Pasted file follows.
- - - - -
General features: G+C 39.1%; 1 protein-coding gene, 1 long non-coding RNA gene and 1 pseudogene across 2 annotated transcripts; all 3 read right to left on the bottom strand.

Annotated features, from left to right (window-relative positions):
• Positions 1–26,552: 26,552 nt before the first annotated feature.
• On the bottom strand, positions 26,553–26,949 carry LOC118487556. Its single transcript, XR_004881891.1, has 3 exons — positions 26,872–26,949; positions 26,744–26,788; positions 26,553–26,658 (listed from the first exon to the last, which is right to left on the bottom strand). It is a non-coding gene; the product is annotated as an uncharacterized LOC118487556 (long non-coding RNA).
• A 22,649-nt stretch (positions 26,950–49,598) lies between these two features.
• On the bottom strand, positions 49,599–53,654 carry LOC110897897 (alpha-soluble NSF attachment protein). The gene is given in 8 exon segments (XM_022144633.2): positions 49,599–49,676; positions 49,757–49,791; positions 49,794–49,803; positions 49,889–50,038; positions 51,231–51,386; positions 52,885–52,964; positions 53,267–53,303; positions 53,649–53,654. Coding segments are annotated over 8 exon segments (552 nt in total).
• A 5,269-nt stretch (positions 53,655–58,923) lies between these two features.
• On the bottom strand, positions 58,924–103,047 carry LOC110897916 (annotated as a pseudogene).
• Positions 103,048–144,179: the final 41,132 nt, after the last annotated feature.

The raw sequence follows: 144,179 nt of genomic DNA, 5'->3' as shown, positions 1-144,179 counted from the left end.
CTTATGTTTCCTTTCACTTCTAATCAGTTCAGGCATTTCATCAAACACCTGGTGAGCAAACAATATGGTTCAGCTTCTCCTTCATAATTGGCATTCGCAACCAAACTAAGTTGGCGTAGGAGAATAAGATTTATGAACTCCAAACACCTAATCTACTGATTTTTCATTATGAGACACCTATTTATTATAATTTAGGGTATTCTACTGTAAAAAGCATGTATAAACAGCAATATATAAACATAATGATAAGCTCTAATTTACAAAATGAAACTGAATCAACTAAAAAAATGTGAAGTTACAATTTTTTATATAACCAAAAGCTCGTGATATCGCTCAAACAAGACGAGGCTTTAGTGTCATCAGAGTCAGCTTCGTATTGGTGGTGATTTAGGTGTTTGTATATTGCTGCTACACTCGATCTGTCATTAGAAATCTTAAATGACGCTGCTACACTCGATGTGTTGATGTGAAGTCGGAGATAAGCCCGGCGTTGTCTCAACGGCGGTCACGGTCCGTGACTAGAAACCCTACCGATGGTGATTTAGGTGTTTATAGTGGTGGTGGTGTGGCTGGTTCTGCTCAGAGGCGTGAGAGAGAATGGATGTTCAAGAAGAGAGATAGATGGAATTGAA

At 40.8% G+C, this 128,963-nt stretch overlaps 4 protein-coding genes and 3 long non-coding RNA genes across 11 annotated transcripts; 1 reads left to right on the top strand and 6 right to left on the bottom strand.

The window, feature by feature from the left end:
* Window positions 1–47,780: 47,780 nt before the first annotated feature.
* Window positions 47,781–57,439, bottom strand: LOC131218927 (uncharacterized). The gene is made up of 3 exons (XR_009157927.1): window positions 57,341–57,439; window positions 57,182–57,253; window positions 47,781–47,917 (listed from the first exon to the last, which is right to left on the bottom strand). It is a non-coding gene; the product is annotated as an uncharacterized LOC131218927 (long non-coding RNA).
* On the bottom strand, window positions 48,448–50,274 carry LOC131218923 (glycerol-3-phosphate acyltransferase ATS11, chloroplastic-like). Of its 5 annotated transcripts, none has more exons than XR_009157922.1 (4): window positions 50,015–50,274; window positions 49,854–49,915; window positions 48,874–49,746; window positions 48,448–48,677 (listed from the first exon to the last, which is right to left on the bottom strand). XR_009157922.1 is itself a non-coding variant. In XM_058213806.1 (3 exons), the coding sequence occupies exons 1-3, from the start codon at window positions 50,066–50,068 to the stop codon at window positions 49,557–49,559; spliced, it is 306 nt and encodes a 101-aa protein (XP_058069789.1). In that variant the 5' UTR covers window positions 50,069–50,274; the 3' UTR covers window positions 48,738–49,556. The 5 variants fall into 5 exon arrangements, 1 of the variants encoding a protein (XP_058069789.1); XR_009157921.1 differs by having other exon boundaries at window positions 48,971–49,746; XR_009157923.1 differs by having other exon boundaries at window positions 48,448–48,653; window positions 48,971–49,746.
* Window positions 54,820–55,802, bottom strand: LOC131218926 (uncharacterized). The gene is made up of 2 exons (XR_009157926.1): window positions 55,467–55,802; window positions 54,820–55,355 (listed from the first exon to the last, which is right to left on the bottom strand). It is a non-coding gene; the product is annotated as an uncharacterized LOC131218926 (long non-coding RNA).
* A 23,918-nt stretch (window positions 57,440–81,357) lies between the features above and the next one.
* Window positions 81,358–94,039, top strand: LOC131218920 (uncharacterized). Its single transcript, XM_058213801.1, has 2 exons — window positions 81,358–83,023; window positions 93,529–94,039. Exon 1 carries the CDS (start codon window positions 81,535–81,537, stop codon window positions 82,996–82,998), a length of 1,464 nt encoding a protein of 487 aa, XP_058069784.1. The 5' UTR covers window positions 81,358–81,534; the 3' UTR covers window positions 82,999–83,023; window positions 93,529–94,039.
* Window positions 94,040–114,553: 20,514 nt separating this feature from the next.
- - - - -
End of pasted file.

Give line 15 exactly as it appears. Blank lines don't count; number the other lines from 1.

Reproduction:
* Window positions 47,781–57,439, bottom strand: LOC131218927 (uncharacterized). The gene is made up of 3 exons (XR_009157927.1): window positions 57,341–57,439; window positions 57,182–57,253; window positions 47,781–47,917 (listed from the first exon to the last, which is right to left on the bottom strand). It is a non-coding gene; the product is annotated as an uncharacterized LOC131218927 (long non-coding RNA).